Series:

Lionel Obadia

Abstract

Based on first-hand ethnographic evidence and historical information, this section aims at portraying the transformations of religious traditions in the Himalayan mountain barriers, situated on the frontier between two great civilisations: Chinese, in the North, and Hindu, in the South. It specially focuses on Buddhist and Shamanic traditions installed in the Himalayan regions of Northern Nepal, on the Tibetan borderland. In Nepal, like in other regions in the Asian world, modernisation processes assume different forms and have varied effects on each religious tradition. Mahayana (Tibetan) Buddhism and (oracular) Shamanism in the Northern area of the Nepalese Himalayas are subjected to somewhat similar driving forces of modernisation, but respond to them in different ways. These two attitudes offer interesting grounds for highlighting and questioning theoretical and methodological issues regarding the use of the (originally Western-styled) concept of “modernity” in the context of the Himalayas.

Series:

Nicholas Campion and Ronnie Gale Dreyer

Abstract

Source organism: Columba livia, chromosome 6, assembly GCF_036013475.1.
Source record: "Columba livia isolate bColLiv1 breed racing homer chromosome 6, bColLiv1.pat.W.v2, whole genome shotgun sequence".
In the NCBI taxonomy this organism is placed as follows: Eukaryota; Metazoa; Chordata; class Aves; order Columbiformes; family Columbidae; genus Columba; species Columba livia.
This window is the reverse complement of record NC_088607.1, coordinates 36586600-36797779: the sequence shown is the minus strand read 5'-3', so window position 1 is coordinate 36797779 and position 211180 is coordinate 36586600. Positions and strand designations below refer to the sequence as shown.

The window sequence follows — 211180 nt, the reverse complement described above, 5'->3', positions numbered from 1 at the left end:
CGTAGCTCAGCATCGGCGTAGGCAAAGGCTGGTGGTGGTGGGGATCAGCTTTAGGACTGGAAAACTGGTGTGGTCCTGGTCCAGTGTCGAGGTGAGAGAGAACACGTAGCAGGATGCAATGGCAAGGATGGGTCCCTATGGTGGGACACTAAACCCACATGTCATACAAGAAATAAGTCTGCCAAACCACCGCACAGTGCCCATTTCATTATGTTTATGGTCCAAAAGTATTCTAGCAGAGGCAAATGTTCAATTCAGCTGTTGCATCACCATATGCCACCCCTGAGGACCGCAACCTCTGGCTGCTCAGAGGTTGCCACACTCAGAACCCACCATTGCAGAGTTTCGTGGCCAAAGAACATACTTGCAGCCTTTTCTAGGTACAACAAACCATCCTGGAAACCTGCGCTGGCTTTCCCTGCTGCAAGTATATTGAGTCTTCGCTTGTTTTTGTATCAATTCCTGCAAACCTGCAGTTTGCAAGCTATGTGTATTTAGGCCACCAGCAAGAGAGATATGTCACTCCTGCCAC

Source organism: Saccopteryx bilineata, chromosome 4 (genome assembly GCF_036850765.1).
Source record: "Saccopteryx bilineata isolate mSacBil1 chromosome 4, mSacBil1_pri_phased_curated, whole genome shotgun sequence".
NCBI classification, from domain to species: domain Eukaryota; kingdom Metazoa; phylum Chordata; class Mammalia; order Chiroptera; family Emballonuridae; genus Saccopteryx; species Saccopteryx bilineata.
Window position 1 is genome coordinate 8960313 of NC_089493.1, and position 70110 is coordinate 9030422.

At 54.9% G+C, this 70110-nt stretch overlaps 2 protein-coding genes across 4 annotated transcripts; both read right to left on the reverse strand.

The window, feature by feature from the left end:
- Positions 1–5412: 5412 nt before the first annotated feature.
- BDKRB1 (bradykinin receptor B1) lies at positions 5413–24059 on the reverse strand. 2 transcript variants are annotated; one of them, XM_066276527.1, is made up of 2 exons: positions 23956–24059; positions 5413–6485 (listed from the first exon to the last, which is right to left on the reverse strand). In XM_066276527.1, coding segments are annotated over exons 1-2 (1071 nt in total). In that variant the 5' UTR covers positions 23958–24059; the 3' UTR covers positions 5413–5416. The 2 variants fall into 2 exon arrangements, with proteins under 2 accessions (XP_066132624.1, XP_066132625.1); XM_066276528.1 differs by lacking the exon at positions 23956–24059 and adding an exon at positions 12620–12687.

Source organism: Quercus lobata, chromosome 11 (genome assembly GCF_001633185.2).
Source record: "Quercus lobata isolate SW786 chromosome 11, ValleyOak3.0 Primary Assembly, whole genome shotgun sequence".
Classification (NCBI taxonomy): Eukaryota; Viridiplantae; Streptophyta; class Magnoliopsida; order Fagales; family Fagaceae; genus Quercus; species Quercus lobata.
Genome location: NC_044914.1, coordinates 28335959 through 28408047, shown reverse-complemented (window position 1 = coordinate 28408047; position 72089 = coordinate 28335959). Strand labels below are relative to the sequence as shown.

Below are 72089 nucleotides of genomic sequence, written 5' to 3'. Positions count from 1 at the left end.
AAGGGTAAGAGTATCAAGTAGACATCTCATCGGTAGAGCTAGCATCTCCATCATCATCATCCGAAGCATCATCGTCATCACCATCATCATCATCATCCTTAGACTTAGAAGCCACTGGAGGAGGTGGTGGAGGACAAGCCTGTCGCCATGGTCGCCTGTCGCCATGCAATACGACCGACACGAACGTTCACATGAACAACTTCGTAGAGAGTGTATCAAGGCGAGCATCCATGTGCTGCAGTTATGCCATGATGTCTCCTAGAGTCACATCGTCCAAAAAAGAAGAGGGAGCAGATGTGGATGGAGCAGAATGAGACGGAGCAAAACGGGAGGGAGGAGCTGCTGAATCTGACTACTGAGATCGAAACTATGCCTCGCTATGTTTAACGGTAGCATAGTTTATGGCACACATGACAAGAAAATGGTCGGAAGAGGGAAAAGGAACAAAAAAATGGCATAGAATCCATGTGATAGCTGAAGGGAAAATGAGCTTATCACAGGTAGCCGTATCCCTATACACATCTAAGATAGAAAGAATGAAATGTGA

In India jyotiṣa, which includes mathematics, astronomy, astrology, and divination, is one of the six vedāṅgas, ancillary branches of the Vedas necessary for understanding them. The technical tradition visible today has recognisable roots in Vedic hymns and calendars dating from the late second to mid-first millennium bce. In the second century ce, however, the use of horoscopes (planetary positions at the moment of birth) to portend the fate of the individual was introduced from the classical west, thus integrating with the Vedic tradition to form a uniquely Indian astrology. Today, astrology is invariably concerned with questions of destiny, serving a variety of functions designed for people to manage the present and inquire into the future. Oftentimes, there are corresponding rituals, intended to facilitate harmonisation with the flow of time, or to amend a predicted future. This article highlights the history of astrology in India (from the Vedas through the introduction of horoscopes); its technical and interpretative procedures in light of Vedic tradition; planetary deities; temple ritual; concepts of soul, karma and time; pilgrimage (especially the Kumbha Mela); philosophical contexts (including those articulated in, and inherited from, the classical and Hellenistic world); archaeoastronomy (city design and temple architecture related to the stars); sociological contexts, political functions, and notions of world ages. Finally, it will consider colonial dynamics and the modern western adoption of Indian astrology in the context of theories of enchantment, and the postmodern in western ‘alternative’ spiritualities and New Age ideology.